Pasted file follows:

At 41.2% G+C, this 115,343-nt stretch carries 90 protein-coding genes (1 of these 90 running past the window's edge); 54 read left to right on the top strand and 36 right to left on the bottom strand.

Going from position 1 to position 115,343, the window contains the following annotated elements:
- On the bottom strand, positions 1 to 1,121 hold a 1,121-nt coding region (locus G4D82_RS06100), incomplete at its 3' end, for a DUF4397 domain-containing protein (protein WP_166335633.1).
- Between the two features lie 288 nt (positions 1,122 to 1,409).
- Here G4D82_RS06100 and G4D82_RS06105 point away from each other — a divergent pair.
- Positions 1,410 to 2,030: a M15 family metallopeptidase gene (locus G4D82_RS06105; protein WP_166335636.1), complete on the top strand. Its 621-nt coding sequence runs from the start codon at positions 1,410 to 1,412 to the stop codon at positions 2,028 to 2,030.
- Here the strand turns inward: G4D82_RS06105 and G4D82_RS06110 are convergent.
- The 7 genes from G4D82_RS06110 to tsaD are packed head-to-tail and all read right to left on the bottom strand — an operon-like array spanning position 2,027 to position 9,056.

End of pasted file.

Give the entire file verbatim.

At 41.2% G+C, this 115,343-nt stretch carries 90 protein-coding genes (1 of these 90 running past the window's edge); 54 read left to right on the top strand and 36 right to left on the bottom strand.

Going from position 1 to position 115,343, the window contains the following annotated elements:
- On the bottom strand, positions 1 to 1,121 hold a 1,121-nt coding region (locus G4D82_RS06100), incomplete at its 3' end, for a DUF4397 domain-containing protein (protein WP_166335633.1).
- Between the two features lie 288 nt (positions 1,122 to 1,409).
- Here G4D82_RS06100 and G4D82_RS06105 point away from each other — a divergent pair.
- Positions 1,410 to 2,030: a M15 family metallopeptidase gene (locus G4D82_RS06105; protein WP_166335636.1), complete on the top strand. Its 621-nt coding sequence runs from the start codon at positions 1,410 to 1,412 to the stop codon at positions 2,028 to 2,030.
- Here the strand turns inward: G4D82_RS06105 and G4D82_RS06110 are convergent.
- The 7 genes from G4D82_RS06110 to tsaD are packed head-to-tail and all read right to left on the bottom strand — an operon-like array spanning position 2,027 to position 9,056.